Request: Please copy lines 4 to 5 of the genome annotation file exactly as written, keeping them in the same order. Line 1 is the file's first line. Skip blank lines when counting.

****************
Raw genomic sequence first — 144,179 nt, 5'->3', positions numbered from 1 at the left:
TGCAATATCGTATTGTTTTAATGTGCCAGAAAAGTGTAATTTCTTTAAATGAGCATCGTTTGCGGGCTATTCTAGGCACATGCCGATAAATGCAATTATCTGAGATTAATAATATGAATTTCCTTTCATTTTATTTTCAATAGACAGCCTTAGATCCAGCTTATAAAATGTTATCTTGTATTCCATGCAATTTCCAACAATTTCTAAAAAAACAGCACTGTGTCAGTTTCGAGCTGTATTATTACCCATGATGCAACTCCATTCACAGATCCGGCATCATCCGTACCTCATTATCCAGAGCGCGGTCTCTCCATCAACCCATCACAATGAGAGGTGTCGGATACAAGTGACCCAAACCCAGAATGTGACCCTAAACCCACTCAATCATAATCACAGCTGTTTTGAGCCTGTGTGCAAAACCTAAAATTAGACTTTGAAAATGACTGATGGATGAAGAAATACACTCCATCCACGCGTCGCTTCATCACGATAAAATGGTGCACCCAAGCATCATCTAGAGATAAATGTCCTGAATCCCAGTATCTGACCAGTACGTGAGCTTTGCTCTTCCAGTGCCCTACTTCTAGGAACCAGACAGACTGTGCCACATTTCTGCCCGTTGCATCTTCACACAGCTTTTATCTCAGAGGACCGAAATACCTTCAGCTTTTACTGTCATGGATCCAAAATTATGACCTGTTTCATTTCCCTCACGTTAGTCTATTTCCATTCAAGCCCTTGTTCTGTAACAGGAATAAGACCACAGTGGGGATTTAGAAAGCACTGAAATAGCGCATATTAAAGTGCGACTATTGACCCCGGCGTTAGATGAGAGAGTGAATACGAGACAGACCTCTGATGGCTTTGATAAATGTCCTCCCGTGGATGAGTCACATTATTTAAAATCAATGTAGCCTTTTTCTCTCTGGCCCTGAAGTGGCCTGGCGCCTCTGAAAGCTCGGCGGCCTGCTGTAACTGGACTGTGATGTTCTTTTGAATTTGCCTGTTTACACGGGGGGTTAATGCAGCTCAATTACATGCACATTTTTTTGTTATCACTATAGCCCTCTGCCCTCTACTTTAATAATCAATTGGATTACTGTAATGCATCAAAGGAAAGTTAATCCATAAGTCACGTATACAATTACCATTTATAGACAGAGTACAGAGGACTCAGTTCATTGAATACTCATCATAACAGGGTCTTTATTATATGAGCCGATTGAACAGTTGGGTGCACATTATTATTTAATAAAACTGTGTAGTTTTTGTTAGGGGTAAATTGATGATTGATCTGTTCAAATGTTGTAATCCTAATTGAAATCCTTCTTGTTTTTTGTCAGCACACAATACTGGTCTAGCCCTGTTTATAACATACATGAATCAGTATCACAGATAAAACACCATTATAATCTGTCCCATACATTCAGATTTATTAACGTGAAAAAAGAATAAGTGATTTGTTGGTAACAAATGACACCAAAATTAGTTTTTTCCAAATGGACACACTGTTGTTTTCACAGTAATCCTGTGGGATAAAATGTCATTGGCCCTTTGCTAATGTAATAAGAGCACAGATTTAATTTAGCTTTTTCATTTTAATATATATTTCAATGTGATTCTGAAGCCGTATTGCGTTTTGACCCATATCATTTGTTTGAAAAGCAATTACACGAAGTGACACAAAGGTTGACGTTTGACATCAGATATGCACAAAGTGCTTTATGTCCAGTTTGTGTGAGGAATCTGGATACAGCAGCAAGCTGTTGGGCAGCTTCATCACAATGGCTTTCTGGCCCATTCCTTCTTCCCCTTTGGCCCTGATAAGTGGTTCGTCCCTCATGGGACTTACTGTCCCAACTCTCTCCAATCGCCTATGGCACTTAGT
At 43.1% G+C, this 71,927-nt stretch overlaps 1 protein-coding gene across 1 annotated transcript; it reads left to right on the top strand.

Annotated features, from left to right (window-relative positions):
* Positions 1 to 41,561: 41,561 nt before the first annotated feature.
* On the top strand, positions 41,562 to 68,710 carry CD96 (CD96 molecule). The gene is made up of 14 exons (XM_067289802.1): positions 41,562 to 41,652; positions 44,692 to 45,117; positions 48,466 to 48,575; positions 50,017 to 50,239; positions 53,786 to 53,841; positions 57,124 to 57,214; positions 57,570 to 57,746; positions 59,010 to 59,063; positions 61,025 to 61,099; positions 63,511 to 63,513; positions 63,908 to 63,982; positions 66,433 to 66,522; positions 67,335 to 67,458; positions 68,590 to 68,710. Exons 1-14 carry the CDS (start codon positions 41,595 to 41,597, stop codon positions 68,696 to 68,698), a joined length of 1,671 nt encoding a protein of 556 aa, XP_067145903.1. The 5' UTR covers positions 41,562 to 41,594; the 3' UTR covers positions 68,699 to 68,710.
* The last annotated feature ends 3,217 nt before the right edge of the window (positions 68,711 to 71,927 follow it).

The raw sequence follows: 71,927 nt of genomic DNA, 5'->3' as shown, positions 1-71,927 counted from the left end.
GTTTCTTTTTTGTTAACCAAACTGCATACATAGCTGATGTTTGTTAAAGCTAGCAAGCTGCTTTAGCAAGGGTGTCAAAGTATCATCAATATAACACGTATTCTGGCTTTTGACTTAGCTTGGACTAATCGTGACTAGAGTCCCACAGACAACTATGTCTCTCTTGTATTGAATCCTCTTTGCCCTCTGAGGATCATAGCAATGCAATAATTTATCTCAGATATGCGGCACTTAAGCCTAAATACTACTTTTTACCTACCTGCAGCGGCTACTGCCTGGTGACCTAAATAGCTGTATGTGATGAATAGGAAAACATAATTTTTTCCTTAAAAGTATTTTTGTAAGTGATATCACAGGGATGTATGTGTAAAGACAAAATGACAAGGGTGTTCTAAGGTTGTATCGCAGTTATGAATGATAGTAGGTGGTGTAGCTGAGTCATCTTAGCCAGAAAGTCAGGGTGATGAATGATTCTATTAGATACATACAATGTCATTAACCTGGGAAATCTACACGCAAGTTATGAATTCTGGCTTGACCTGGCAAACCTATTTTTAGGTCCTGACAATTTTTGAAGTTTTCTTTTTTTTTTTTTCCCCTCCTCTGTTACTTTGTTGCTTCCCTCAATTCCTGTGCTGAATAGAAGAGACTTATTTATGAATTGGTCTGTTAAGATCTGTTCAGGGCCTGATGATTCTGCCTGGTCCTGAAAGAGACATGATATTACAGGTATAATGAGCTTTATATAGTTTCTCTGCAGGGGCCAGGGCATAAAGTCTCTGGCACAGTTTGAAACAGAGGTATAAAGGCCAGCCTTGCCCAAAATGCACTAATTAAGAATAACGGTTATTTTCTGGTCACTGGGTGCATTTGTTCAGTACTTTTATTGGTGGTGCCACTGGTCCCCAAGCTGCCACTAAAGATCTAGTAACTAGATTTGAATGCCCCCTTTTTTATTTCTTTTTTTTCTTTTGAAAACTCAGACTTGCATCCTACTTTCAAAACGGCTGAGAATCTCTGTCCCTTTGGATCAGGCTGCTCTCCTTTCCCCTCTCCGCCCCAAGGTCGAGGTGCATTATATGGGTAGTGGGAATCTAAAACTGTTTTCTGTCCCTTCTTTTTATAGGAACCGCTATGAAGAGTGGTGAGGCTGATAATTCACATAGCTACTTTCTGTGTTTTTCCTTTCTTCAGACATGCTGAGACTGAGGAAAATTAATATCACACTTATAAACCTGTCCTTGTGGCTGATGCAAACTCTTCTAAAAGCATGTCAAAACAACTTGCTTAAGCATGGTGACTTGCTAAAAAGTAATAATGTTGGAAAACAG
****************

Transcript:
Annotated features, from left to right (window-relative positions):
* Positions 1 to 41,561: 41,561 nt before the first annotated feature.